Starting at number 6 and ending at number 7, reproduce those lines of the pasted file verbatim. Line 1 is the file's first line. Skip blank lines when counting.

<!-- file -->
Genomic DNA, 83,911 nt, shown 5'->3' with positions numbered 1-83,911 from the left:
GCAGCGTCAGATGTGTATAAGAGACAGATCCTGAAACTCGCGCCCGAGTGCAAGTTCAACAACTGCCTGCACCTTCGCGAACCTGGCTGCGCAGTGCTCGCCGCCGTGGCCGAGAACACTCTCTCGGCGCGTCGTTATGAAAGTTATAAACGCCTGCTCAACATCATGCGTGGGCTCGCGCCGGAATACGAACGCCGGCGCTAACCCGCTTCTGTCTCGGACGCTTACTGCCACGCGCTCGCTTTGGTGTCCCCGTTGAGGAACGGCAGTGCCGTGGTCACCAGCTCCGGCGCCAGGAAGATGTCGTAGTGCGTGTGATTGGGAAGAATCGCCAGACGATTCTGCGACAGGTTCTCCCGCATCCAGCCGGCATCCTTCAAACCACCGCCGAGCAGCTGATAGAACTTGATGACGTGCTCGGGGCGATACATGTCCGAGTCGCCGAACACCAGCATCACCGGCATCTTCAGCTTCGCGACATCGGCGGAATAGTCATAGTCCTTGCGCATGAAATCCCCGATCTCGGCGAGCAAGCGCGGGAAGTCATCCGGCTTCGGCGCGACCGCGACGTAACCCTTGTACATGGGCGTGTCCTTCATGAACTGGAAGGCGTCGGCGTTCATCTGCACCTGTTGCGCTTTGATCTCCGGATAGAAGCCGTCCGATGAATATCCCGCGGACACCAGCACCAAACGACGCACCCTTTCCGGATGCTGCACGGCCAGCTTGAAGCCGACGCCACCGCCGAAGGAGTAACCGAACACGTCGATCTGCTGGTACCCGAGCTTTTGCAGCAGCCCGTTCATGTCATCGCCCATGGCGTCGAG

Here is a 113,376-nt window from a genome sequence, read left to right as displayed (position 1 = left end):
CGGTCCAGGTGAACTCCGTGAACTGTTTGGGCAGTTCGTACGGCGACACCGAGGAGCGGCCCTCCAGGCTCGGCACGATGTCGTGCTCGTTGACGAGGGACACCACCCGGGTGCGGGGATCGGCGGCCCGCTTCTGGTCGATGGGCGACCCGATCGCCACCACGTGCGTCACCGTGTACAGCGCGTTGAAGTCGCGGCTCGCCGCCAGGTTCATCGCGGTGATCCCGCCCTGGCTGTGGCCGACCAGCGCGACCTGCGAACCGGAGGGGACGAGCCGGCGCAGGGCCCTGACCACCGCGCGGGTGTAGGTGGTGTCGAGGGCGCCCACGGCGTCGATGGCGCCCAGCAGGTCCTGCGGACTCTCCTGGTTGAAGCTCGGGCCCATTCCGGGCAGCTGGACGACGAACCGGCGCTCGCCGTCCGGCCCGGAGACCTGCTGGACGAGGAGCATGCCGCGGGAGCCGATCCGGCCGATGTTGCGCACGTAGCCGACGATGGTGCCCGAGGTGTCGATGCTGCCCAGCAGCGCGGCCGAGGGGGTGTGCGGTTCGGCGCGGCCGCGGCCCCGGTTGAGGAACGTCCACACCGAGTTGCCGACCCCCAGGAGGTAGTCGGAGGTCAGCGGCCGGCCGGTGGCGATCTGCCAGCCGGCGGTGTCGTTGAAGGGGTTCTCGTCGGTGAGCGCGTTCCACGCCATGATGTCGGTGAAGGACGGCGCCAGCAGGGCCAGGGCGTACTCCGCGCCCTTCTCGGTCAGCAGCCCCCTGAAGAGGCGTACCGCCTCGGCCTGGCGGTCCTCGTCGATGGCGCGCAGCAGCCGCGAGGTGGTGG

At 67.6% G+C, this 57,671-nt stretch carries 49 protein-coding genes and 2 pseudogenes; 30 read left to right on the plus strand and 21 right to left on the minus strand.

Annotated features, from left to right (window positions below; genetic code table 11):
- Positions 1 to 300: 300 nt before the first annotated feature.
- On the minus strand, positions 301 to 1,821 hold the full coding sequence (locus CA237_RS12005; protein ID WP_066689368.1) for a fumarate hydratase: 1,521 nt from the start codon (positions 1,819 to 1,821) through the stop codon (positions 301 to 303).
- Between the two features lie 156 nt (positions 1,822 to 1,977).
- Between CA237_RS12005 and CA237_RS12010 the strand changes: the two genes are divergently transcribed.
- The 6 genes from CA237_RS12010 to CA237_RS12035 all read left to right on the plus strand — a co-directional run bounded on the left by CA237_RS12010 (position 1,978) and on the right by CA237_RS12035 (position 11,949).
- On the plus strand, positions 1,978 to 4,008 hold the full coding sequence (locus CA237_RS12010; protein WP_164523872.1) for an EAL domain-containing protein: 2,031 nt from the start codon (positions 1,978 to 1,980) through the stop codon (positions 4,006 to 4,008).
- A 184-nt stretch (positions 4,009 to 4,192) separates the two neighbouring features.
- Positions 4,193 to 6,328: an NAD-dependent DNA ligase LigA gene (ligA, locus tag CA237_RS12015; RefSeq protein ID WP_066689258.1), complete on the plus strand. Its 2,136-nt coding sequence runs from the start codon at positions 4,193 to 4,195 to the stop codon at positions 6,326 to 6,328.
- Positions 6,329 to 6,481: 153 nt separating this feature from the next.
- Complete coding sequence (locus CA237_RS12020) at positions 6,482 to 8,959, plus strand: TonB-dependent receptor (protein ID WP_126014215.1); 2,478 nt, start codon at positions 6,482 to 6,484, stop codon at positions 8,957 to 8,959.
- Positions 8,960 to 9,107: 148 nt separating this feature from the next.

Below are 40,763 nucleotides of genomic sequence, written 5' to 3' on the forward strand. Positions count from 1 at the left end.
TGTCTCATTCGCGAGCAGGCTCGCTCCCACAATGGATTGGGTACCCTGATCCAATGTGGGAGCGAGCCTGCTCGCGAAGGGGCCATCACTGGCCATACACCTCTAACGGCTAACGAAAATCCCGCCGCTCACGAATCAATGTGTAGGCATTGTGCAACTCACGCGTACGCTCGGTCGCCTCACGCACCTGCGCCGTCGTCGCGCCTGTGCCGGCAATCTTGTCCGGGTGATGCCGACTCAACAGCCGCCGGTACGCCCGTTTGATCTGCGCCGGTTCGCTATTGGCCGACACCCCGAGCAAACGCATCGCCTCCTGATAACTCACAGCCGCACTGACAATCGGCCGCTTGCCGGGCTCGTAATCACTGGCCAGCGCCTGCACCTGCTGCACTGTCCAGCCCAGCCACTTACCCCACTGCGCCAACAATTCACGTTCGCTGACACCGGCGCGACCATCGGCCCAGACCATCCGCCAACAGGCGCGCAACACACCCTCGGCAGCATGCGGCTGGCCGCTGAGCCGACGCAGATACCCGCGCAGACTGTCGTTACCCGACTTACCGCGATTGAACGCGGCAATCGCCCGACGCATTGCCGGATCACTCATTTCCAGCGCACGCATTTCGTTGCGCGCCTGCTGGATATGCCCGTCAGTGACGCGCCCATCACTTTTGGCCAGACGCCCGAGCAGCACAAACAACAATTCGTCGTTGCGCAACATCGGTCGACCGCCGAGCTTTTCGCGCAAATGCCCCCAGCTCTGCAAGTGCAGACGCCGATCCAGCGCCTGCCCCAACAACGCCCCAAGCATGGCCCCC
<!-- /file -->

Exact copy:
Annotated features, from left to right (window positions below; genetic code table 11):
- Positions 1 to 300: 300 nt before the first annotated feature.